KIRKLAND, WASHINGTON - MARCH 12: A cleaning crew wearing protective clothing (PPE) to protect them from coronavirus prepares to enter the Life Care Center on March 12, 2020 in Kirkland, Washington. The nursing home in the Seattle suburbs has had the most deaths due to COVID-19 of anywhere in the United States. (Photo by John Moore/Getty Images)

At The New Yorker, James Ross Gardner reflects on the past week of life and the first deaths in Seattle — the first city to feel the effects of Covid-19 in America. The city suffered the first death in the United States on Saturday, February 29th when a man in his 50s succumbed to the virus. As of now, Covid-19 has since taken the lives of 26 people in Seattle.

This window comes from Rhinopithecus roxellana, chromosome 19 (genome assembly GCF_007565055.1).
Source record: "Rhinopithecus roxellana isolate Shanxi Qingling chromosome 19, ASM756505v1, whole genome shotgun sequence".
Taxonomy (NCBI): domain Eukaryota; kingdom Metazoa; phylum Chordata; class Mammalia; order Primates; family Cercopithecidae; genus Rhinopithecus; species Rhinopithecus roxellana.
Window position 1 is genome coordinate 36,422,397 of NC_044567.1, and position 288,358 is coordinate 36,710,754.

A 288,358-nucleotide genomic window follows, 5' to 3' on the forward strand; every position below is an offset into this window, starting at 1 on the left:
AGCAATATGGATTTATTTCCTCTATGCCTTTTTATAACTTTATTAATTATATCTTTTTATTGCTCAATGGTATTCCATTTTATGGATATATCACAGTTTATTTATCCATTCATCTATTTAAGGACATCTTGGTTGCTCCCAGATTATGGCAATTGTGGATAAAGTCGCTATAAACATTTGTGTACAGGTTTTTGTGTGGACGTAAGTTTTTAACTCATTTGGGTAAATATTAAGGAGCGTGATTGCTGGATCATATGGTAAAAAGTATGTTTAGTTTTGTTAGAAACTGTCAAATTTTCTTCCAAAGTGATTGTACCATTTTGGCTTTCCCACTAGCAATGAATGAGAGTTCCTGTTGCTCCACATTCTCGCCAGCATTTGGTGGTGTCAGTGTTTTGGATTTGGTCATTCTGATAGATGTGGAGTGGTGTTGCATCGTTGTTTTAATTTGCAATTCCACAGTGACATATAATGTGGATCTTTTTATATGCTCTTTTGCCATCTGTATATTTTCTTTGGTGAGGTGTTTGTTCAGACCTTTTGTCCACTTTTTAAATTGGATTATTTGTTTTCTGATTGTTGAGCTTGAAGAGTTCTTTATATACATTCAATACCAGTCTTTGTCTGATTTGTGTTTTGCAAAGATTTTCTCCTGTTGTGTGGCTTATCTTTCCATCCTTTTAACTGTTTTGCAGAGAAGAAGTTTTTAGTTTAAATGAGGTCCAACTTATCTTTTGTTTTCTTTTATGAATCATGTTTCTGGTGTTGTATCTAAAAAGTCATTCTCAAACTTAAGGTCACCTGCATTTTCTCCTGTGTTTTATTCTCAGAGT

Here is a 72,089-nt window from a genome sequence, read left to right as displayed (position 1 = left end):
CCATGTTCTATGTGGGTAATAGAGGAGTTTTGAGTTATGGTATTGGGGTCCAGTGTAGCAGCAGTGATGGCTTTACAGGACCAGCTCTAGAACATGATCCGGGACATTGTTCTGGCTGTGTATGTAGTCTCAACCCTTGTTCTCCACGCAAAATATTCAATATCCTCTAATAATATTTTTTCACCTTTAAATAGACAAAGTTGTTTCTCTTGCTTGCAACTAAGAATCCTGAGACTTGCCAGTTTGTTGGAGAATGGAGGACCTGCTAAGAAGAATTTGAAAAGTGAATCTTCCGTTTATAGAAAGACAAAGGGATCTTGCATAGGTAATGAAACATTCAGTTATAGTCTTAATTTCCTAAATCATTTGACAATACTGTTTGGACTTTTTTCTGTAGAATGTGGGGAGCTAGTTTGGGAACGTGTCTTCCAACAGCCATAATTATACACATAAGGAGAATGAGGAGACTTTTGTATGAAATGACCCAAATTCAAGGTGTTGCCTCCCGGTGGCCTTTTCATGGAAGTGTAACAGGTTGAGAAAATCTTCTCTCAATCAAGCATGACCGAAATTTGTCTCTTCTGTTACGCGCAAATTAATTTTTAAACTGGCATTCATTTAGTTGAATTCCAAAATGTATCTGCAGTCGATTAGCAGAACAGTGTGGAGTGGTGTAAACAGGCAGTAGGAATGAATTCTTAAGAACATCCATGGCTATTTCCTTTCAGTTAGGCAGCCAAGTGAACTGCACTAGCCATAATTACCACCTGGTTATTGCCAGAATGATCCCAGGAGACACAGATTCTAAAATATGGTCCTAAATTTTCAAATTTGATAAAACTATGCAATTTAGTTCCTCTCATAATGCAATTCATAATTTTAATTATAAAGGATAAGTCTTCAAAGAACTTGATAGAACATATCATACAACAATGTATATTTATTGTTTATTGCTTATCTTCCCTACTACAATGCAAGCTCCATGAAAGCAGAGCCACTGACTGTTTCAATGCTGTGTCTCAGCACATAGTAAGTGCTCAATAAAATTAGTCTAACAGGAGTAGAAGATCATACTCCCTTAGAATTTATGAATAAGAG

We stopped touching each other on a Wednesday. Or was it Tuesday? Information came at us so fast—confirmed cases, public-health warnings, deaths—you could swear the days of the week had transposed, their order jumbled like everything else. Certainly by Wednesday the handshakes stopped. Hugs weren’t far behind. Even among longtime friends and family. This would soon happen elsewhere in the country, to a degree, but here in the Seattle area, where by week’s end covid-19 would kill nearly twenty of us, evading physical contact carried extra urgency. Every avoidance felt like an act of heroism. You told yourself you were saving lives, and you were probably right.

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